In recent years changes in ideas, and still more changes in social economy, have produced a few women in regard to whose work it is possible to use the words “independent profession.” There are even a few lady doctors, Parsis mainly, in whose case the imitation of European customs and the resultant obstacles to marriage have facilitated study and the adoption of a career. There are far more who are teachers--always underpaid--in girls’ schools, or nurses--also underpaid--or midwives. Largely these are Brahman widows, who, repudiating the austerities of traditional belief, have found a more useful life by these labours, and relieve their relatives of the charge of their support or bring up their children by their own praiseworthy efforts.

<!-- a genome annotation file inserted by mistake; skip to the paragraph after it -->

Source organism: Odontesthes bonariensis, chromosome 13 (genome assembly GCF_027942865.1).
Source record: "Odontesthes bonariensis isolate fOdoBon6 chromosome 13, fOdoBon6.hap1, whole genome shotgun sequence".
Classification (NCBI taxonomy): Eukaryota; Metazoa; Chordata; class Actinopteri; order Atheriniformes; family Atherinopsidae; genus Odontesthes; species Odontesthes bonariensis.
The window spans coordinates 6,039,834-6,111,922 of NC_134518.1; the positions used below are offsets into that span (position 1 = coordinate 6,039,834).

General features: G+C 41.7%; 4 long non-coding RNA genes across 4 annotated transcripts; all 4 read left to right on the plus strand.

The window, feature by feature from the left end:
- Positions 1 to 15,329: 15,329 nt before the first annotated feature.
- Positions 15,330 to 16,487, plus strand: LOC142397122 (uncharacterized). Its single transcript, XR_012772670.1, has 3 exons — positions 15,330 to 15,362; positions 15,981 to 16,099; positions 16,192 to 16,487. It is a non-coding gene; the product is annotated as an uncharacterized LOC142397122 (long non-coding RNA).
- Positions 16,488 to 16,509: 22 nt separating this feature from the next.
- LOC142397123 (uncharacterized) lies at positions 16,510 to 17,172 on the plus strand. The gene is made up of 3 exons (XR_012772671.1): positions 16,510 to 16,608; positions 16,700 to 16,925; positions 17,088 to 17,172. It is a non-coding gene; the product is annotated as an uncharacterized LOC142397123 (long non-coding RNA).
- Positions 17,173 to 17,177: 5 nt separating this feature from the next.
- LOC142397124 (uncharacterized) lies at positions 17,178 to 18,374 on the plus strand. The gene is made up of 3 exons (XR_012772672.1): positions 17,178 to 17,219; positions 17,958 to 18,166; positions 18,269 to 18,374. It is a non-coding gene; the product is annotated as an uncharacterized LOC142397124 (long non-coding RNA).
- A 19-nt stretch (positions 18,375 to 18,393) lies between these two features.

But even these are still exceptions to be counted by hundreds, by thousands at the most, out of all the three hundred millions of India’s population. For the women of India, it may almost be said, there is only one independent profession open, one that is immemorial, remunerative, even honoured, and that is the profession of the dancing girl. There is hardly a town in India, however small, which has not its group of dancing girls, dubious perhaps and mediocre; and there is not a wedding, hardly an entertainment of any circumstance, at which the dancing girl’s services are not engaged. And it may be added that there is hardly a class so much misjudged or a profession so much misunderstood.